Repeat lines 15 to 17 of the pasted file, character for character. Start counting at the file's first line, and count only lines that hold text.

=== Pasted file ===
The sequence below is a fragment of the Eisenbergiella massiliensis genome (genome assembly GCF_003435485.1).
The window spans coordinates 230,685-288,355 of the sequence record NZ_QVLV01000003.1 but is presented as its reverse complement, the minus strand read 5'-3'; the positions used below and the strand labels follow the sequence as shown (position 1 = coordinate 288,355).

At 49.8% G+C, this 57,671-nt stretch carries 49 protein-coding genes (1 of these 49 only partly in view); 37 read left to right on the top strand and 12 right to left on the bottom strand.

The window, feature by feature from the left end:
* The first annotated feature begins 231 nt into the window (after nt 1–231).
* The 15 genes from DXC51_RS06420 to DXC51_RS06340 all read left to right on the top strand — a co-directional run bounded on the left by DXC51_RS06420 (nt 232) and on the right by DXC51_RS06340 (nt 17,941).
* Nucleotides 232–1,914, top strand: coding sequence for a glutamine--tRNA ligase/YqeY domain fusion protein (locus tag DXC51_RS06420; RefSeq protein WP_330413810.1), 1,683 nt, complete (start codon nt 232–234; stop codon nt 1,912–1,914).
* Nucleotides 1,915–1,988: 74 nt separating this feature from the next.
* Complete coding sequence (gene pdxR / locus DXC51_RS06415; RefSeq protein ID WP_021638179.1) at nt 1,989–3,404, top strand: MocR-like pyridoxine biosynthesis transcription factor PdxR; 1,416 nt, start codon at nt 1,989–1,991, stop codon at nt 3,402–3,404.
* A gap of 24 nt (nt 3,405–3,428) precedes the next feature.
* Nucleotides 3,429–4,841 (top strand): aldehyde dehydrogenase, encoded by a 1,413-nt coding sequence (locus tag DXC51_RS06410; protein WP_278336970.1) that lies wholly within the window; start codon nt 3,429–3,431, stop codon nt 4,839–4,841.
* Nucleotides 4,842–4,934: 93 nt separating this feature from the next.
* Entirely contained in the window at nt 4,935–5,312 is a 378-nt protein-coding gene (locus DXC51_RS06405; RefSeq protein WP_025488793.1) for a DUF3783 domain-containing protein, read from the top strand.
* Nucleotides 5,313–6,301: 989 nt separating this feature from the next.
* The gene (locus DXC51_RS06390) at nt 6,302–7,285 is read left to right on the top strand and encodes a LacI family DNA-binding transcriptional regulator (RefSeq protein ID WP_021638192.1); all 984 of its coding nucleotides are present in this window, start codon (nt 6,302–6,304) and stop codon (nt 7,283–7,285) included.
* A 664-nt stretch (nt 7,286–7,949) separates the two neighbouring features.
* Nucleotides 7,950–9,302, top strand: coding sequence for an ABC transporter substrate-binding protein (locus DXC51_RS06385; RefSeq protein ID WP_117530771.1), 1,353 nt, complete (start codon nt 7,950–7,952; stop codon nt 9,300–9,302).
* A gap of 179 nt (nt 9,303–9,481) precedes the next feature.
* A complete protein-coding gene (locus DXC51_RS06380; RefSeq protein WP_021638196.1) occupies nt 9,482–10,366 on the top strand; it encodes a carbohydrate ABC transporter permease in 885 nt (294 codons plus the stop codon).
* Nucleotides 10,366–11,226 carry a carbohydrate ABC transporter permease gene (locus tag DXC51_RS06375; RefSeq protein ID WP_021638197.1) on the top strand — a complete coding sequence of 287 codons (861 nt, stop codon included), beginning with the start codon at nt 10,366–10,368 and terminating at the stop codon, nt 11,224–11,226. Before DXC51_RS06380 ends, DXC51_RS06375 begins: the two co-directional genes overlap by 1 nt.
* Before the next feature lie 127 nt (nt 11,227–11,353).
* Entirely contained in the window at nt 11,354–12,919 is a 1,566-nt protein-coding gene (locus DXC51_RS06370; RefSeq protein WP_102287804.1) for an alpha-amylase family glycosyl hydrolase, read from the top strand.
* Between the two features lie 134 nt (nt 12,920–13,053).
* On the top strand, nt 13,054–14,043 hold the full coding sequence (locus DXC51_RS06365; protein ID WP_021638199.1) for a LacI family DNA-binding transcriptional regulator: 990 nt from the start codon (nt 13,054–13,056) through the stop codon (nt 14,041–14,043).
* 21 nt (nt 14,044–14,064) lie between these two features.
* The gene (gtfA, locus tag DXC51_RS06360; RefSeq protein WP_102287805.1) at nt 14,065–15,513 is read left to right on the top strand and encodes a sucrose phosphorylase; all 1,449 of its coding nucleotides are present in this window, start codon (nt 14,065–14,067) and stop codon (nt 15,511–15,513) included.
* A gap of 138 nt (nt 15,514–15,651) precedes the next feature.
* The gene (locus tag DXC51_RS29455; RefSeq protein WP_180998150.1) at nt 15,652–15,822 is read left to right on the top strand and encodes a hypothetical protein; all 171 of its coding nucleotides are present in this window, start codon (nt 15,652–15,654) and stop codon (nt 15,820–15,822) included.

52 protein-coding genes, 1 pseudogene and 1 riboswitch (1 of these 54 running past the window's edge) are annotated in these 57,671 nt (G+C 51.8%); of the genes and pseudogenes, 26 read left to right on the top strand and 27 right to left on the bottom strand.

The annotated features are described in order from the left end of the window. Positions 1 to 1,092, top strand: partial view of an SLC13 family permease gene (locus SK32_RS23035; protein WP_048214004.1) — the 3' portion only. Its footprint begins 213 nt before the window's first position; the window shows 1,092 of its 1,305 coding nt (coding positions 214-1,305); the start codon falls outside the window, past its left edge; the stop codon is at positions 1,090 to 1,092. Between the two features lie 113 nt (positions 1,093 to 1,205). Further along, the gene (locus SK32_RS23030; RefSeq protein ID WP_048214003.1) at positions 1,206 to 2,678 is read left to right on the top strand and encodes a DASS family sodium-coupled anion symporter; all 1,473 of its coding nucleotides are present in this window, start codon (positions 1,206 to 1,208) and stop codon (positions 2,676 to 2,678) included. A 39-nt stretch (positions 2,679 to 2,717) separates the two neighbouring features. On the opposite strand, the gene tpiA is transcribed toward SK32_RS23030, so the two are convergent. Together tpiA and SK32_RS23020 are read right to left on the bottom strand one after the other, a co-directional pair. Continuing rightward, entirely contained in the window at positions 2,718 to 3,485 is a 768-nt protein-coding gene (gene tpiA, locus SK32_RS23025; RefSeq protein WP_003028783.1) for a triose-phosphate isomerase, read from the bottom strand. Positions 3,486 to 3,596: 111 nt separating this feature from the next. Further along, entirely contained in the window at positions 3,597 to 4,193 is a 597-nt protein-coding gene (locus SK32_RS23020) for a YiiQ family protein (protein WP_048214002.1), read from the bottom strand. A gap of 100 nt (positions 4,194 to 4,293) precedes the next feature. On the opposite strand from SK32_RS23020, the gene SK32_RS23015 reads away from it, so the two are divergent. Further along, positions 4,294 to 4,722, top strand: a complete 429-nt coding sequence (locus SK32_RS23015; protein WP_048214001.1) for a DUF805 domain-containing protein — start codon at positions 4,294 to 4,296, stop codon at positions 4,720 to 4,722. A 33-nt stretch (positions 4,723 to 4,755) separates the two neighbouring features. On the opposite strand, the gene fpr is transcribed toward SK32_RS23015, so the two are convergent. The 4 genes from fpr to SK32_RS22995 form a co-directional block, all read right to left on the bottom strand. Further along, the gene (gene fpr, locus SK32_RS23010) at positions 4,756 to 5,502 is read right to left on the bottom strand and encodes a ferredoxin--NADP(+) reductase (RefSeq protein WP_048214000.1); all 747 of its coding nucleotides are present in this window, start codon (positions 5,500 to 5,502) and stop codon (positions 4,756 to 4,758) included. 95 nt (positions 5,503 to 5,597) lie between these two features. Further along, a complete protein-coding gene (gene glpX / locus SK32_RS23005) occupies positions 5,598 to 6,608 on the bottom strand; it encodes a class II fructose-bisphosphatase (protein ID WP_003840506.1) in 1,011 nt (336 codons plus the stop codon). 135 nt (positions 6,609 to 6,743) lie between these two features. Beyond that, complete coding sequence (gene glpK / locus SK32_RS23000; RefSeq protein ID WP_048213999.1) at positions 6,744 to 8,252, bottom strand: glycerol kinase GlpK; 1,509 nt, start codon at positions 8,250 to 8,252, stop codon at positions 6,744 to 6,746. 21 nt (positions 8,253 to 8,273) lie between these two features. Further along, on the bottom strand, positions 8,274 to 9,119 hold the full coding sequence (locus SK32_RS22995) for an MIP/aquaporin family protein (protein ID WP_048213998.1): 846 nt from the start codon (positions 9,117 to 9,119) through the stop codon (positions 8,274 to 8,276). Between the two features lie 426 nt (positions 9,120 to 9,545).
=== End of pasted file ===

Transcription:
* The gene (locus DXC51_RS06390) at nt 6,302–7,285 is read left to right on the top strand and encodes a LacI family DNA-binding transcriptional regulator (RefSeq protein ID WP_021638192.1); all 984 of its coding nucleotides are present in this window, start codon (nt 6,302–6,304) and stop codon (nt 7,283–7,285) included.
* A 664-nt stretch (nt 7,286–7,949) separates the two neighbouring features.
* Nucleotides 7,950–9,302, top strand: coding sequence for an ABC transporter substrate-binding protein (locus DXC51_RS06385; RefSeq protein ID WP_117530771.1), 1,353 nt, complete (start codon nt 7,950–7,952; stop codon nt 9,300–9,302).